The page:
Encyclopedia of Evolutionary Psychological Science

Living Edition
| Editors: Todd K. Shackelford, Viviana A. Weekes-Shackelford


Living reference work entry
DOI: https://doi.org/10.1007/978-3-319-16999-6_2460-1



People who are related by descent (including adoption) and marriage


In every human society, people identify certain others as family. These social relationships are an important part of people’s lives, with family (or descent) groups being the main unit of social organization in many societies. While kinship is a human universal, norms about who is considered family, and the expectations and obligations of family members vary cross-culturally. Family tends to include those related by descent and marriage. Kin are typically categorized as consanguineal, meaning related by descent, or affinal, meaning related by marriage. Given that humans are a social species, family relationships influence many aspects of people’s lives.

Evolutionary Perspectives

When examining family from an evolutionary perspective, researchers tend to focus on those individuals who are biologically related. This is because help to kin, and its amount, can be...


Reproductive Conflict Sexual Conflict Theory Delay Reproduction Cooperative Breeding Biological Offspring 
These keywords were added by machine and not by the authors. This process is experimental and the keywords may be updated as the learning algorithm improves.
This is a preview of subscription content, log in to check access.


  1. Burton-Chellew, M. N., & Dunbar, R. I. M. (2011). Are affines treated as biological kin? Current Anthropology, 52(5), 741–746.  https://doi.org/10.1086/661288.CrossRefGoogle Scholar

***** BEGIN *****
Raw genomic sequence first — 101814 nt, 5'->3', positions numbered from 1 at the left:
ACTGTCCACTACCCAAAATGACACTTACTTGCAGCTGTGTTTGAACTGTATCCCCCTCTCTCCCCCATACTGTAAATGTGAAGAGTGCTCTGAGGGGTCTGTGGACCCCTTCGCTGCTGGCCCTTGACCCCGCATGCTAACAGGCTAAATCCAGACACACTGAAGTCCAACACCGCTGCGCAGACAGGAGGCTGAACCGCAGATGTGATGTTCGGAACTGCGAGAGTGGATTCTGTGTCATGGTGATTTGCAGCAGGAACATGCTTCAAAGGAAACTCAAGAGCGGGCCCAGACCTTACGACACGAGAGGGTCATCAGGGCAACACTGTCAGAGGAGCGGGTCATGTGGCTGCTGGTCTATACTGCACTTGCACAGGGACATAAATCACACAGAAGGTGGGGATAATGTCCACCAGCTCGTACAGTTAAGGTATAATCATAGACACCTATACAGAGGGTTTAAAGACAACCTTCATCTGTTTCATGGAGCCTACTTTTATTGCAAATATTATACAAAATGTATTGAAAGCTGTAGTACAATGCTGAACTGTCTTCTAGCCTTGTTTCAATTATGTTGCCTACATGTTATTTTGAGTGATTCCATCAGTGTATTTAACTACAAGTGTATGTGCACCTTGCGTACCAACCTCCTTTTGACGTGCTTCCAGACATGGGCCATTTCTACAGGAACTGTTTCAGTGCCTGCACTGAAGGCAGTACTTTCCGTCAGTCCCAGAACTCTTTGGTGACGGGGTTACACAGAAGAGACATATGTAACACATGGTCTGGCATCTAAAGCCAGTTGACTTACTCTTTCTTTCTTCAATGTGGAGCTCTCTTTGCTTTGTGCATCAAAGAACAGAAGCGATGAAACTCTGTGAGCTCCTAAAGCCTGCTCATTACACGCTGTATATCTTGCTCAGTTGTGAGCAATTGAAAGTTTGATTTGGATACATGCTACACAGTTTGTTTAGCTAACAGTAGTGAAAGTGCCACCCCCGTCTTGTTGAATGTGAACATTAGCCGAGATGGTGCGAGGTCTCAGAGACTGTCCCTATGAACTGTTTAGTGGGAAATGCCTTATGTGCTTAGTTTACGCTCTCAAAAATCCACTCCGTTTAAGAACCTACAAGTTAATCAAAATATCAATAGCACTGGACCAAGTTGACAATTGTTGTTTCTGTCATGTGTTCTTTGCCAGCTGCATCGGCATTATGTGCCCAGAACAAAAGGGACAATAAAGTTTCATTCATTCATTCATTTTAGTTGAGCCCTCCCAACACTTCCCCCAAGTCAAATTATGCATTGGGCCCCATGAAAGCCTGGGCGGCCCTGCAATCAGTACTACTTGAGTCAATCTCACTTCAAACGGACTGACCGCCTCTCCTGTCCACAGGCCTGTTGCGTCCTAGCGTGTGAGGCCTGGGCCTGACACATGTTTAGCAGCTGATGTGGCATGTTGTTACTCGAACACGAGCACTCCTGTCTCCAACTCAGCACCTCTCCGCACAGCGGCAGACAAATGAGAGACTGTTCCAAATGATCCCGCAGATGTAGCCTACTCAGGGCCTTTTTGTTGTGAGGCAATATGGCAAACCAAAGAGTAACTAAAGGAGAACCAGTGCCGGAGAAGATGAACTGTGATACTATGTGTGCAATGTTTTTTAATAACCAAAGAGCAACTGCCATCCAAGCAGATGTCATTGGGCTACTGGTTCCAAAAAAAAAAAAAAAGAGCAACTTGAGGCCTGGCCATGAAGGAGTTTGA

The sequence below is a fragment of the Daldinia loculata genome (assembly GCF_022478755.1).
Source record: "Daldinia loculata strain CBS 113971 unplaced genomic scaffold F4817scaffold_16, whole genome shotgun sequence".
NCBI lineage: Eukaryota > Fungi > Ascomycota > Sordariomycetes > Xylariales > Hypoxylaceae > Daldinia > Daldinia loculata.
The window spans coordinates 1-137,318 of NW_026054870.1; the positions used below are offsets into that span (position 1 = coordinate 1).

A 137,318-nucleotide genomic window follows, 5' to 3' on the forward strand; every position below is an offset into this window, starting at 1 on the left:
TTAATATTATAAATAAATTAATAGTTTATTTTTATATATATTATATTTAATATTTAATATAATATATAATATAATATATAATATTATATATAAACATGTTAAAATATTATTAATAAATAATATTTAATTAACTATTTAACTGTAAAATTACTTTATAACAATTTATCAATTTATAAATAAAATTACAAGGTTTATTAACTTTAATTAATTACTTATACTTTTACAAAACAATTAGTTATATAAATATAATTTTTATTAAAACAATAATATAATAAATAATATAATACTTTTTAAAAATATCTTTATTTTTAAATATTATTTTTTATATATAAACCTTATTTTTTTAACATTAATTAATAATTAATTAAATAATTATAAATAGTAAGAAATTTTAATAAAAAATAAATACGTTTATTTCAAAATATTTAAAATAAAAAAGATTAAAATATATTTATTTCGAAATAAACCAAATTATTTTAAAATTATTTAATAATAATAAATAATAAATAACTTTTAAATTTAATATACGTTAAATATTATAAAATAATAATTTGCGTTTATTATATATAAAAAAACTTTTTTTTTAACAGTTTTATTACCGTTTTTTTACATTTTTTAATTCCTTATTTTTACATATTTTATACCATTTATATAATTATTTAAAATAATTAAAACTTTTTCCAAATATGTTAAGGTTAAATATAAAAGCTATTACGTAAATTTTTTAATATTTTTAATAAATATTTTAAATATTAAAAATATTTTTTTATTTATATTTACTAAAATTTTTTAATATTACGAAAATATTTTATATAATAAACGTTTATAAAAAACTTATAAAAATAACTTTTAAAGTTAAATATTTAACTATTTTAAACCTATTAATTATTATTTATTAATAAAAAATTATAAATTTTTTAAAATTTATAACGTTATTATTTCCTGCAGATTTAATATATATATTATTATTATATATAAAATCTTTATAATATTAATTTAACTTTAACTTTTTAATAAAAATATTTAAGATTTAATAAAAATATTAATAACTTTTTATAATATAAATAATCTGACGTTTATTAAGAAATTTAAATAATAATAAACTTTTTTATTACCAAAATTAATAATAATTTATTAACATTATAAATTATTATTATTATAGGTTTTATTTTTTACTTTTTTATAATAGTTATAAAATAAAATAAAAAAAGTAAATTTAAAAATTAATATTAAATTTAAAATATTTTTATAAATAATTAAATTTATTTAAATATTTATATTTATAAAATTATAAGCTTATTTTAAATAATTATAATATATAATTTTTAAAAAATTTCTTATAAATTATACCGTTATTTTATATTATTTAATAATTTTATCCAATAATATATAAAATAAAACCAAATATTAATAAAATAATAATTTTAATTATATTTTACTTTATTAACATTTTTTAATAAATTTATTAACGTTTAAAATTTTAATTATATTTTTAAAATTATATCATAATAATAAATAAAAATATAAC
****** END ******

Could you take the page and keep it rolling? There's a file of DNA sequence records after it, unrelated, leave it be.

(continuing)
2. Cant, M. A., & Johnstone, R. A. (2008). Reproductive conflict and the separation of reproductive generations in humans. Proceedings of the National Academy of Sciences, 105(14), 5332–5336.  https://doi.org/10.1073/pnas.0711911105.CrossRefGoogle Scholar
  3. Ellis, B. J., Figueredo, A. J., Brumbach, B. H., & Schlomer, G. L. (2009). Fundamental dimensions of environmental risk: The impact of harsh versus unpredictable environments on the evolution and development of life history strategies. Human Nature, 20(2), 204–268.  https://doi.org/10.1007/s12110-009-9063-7.CrossRefPubMedGoogle Scholar
  4. Geronimus, A. T. (2003). Damned if you do: Culture, identity, privilege, and teenage childbearing in the United States. Social Science & Medicine, 57(5), 881–893.  https://doi.org/10.1016/S0277-9536(02)00456-2.CrossRefGoogle Scholar
  5. Gibson, K. (2009). Differential parental investment in families with both adopted and genetic children. Evolution and Human Behavior, 30(3), 184–189.  https://doi.org/10.1016/j.evolhumbehav.2009.01.001.CrossRefGoogle Scholar
  6. Hamilton, W. D. (1964). The genetical evolution of social behaviour I & II. Journal of Theoretical Biology, 7, 1–52.CrossRefGoogle Scholar
  7. Hrdy, S. B. (2005). Evolutionary context of human development: The cooperative breeding model. In C. S. Carter, L. Ahnert, K. E. Grossmann, S. B. Hrdy, M. E. Lamb, S. W. Porges, & N. Sachser (Eds.), Attachment and bonding: A new synthesis (pp. 9–32). Cambridge, MA: MIT Press.Google Scholar
  8. Kaplan, H. (1994). Evolutionary and wealth flows theories of fertility: Empirical tests and new models. Population and Development Review, 20(4), 753–791.CrossRefGoogle Scholar
  9. Lee, R. D., & Kramer, K. L. (2002). Children’s economic roles in the Maya family life cycle: Cain, Caldwell, and Chayanov revisited. Population and Development Review, 28(3), 475–499.CrossRefGoogle Scholar
  10. Moya, C., & Sear, R. (2014). Intergenerational conflicts may help explain parental absence effects on reproductive timing: A model of age at first birth in humans. PeerJ, 2, e512.  https://doi.org/10.7717/peerj.512.CrossRefPubMedPubMedCentralGoogle Scholar
  11. Silk, J. B. (1980). Adoption and kinship in Oceania. American Anthropologist, 82(4), 799–820.  https://doi.org/10.1525/aa.1980.82.4.02a00050.CrossRefGoogle Scholar
  12. Webster, G. D., Graber, J. A., Gesselman, A. N., Crosier, B. S., & Schember, T. O. (2014). Life history theory of father absence and menarche: A meta-analysis. Evolutionary Psychology, 12(2), 273–294.  https://doi.org/10.1177/147470491401200202.CrossRefPubMedGoogle Scholar

Authors and Affiliations

  1. 1.Department of AnthropologyBoise State UniversityBoiseUSA

Section editors and affiliations

  • Carey Fitzgerald
    • 1
  1. 1.University of South Carolina – BeaufortBlufftonUSA